Searching for jobs during COVID-19
During the coronavirus pandemic, searching for jobs has changed a lot as recruiters and companies shift towards online methods of communication, and there is more focus on online testing such as verbal reasoning, numerical reasoning, and judgement tests. There has been a sharp increase in competition for vacancies due to redundancies from various sectors such as retail and travel. This has led me to discover new ways to do my job search, from using LinkedIn to build connections or using apps such as Debut to find new opportunities for jobs and volunteering alike.
From my personal experience, I have found the job searching process a bit more challenging as the landscape for applying for a job and pre-interviews have changed considerably to accommodate for changes within social distancing and remote working options. In this blog, I will be focusing on three fundamental changes that have happened to the job searching process since Coronavirus and how recruiters can make these easier for autistic candidates. I will be discussing my experience with LinkedIn and provide advice to help other candidates.
It has been reiterated time after time that networking is very important. However, for many autistic candidates, this might be difficult due to a lack of contact or knowledge about how to approach a connection online. This can lead to difficulties in job hunting as many people don’t know who to contact and how to reach them, due to many job fairs and recruitment opportunities being shifted online. This has led to very standardised ways of interacting with people who may not be friendly towards autistic candidates. I think an attempt should be made to create better networking links and support systems within this process as this can help autistic candidates create contacts which they may be able to use within a job search or when looking out for volunteering opportunities to build their experience during this time.
It is becoming more and more apparent that recruiters are using online tests after the initial application to filter out job applicants. I do understand this can be used to create a time-efficient process from the recruiter side. However, depending on their characteristics, many autistic candidates such as myself rely on other cues to help them during such tests - such as context or meaning - and this has led to many people failing the tests.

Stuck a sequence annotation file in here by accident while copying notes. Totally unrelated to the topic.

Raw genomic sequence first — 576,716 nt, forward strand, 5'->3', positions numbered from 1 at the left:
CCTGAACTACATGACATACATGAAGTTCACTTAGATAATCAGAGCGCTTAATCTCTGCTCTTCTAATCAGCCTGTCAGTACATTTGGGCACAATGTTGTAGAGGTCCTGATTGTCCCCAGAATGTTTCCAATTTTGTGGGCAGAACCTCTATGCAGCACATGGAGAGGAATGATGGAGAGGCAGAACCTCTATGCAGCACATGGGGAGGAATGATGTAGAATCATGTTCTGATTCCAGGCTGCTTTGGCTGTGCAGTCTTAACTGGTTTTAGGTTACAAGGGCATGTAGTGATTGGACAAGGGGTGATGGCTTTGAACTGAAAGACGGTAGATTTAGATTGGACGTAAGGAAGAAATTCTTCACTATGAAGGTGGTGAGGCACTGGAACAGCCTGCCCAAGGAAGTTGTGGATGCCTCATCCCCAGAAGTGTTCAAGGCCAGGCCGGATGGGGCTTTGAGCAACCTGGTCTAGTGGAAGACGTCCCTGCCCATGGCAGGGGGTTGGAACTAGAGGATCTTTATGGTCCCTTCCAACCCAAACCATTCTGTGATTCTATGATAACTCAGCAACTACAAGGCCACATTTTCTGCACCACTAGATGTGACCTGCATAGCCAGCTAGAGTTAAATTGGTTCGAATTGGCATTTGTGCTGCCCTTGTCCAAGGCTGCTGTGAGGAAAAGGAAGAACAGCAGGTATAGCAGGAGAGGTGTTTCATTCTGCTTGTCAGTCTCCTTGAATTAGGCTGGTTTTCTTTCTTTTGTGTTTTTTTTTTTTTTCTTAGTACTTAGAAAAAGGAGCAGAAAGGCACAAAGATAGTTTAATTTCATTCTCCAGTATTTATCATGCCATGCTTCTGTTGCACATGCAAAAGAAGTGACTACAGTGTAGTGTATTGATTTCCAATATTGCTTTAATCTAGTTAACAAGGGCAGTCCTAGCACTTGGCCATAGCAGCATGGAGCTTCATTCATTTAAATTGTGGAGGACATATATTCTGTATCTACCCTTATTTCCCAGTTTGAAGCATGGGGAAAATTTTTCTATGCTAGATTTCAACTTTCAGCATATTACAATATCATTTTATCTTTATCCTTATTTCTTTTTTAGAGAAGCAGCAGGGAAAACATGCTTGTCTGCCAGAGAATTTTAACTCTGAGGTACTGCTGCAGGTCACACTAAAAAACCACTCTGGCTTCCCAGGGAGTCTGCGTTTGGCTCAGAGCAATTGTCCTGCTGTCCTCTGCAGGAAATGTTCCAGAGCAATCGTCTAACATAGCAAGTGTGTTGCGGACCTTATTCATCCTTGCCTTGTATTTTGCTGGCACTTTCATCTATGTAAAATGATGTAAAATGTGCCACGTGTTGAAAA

Additionally, there is a lack of support from the recruiter side about how to do these tests or to provide an option for an alternative test that can accommodate the candidate’s condition. I note that in some companies and sector such as the Civil Service they do accommodations for candidates with ASD – providing extra time or an interpreter who might be able to put the right context to the questions. However, many companies do not offer this level of support which means that autistic candidates may or may not judge the questions correctly.
The nature of interviews has changed during the COVID-19 pandemic, as more interviewers begin to shift towards digital means of interviewing. For example, a couple of interviews which I have done have been pre-recorded interviews which means that I have to record myself answering a question either about myself or answering scenario-based questions which ask more about my strengths and how I may approach a task.
For autistic candidates, there is usually a disadvantage with pre-recorded interviews especially to do with eye contact. Also, the fact that some of the questions are worded in such a way that may be subjective means that some candidates may not answer the question clearly. They may rely on different queues and context to answer the questions.
Another way that recruiters can save time or possibly find new ways of recruiting is by doing group interviews online. In general, I feel that this can be difficult for autistic candidates as it does require patience and the right level of rapport with the interviewer. Sometimes, it can be difficult when to start and stop the question, especially when there is a limited amount of time for all candidates. Additionally, employers may not tell the candidate on how large the groups will be online, this is also difficult for an autistic candidate to create space for their answers when other candidates may have taken the allocated time.
My experience of using LinkedIn
LinkedIn has been a great tool to look out for new connections and job opportunities from existing contacts and new contacts. A tip which I highly recommend is looking out for virtual job fairs on LinkedIn as well as other social media platforms such as Facebook or Twitter. Virtual fairs are a good starting point which can help you access different professionals who may able to provide some information on current opportunities within their company or their network. The nature of job seeking has shifted from something which I’d usually do on my laptop to using apps on my phone, as there are many job listings and volunteering opportunities available through the LinkedIn app which I can access on the go.
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